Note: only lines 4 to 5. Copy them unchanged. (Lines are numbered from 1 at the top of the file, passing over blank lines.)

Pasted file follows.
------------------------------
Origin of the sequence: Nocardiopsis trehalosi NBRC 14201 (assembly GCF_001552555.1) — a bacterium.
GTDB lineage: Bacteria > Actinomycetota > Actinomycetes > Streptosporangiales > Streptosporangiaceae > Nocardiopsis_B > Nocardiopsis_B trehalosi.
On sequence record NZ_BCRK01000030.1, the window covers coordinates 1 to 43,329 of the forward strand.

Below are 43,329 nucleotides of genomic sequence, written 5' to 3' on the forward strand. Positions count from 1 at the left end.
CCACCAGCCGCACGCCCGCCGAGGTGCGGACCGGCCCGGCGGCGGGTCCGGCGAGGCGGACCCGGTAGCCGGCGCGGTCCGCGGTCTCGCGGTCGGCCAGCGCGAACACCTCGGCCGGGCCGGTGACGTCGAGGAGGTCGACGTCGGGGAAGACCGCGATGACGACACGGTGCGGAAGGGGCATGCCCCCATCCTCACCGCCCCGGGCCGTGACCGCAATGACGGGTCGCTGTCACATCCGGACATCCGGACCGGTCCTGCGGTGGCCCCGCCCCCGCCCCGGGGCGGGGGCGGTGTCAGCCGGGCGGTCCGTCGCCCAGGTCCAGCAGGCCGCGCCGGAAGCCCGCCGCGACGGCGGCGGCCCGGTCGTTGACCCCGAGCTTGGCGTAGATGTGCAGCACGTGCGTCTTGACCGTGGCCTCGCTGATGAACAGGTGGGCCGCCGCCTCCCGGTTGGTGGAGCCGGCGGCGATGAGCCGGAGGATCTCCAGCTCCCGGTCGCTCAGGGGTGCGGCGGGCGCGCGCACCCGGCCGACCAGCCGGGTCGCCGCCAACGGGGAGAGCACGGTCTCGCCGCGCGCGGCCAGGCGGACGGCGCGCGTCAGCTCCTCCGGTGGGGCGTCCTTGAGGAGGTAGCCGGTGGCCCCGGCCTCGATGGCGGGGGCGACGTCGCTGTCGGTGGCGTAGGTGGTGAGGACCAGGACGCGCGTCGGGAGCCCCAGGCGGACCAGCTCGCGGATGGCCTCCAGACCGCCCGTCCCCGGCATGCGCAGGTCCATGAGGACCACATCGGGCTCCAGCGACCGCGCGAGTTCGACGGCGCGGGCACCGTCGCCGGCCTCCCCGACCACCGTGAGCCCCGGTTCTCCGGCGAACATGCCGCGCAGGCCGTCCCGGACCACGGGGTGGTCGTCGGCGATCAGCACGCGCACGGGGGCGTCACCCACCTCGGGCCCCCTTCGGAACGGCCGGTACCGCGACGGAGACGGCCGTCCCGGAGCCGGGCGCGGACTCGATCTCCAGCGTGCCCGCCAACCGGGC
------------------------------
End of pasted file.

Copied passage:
Below are 43,329 nucleotides of genomic sequence, written 5' to 3' on the forward strand. Positions count from 1 at the left end.
CCACCAGCCGCACGCCCGCCGAGGTGCGGACCGGCCCGGCGGCGGGTCCGGCGAGGCGGACCCGGTAGCCGGCGCGGTCCGCGGTCTCGCGGTCGGCCAGCGCGAACACCTCGGCCGGGCCGGTGACGTCGAGGAGGTCGACGTCGGGGAAGACCGCGATGACGACACGGTGCGGAAGGGGCATGCCCCCATCCTCACCGCCCCGGGCCGTGACCGCAATGACGGGTCGCTGTCACATCCGGACATCCGGACCGGTCCTGCGGTGGCCCCGCCCCCGCCCCGGGGCGGGGGCGGTGTCAGCCGGGCGGTCCGTCGCCCAGGTCCAGCAGGCCGCGCCGGAAGCCCGCCGCGACGGCGGCGGCCCGGTCGTTGACCCCGAGCTTGGCGTAGATGTGCAGCACGTGCGTCTTGACCGTGGCCTCGCTGATGAACAGGTGGGCCGCCGCCTCCCGGTTGGTGGAGCCGGCGGCGATGAGCCGGAGGATCTCCAGCTCCCGGTCGCTCAGGGGTGCGGCGGGCGCGCGCACCCGGCCGACCAGCCGGGTCGCCGCCAACGGGGAGAGCACGGTCTCGCCGCGCGCGGCCAGGCGGACGGCGCGCGTCAGCTCCTCCGGTGGGGCGTCCTTGAGGAGGTAGCCGGTGGCCCCGGCCTCGATGGCGGGGGCGACGTCGCTGTCGGTGGCGTAGGTGGTGAGGACCAGGACGCGCGTCGGGAGCCCCAGGCGGACCAGCTCGCGGATGGCCTCCAGACCGCCCGTCCCCGGCATGCGCAGGTCCATGAGGACCACATCGGGCTCCAGCGACCGCGCGAGTTCGACGGCGCGGGCACCGTCGCCGGCCTCCCCGACCACCGTGAGCCCCGGTTCTCCGGCGAACATGCCGCGCAGGCCGTCCCGGACCACGGGGTGGTCGTCGGCGATCAGCACGCGCACGGGGGCGTCACCCACCTCGGGCCCCCTTCGGAACGGCCGGTACCGCGACGGAGACGGCCGTCCCGGAGCCGGGCGCGGACTCGATCTCCAGCGTGCCCGCCAACCGGGC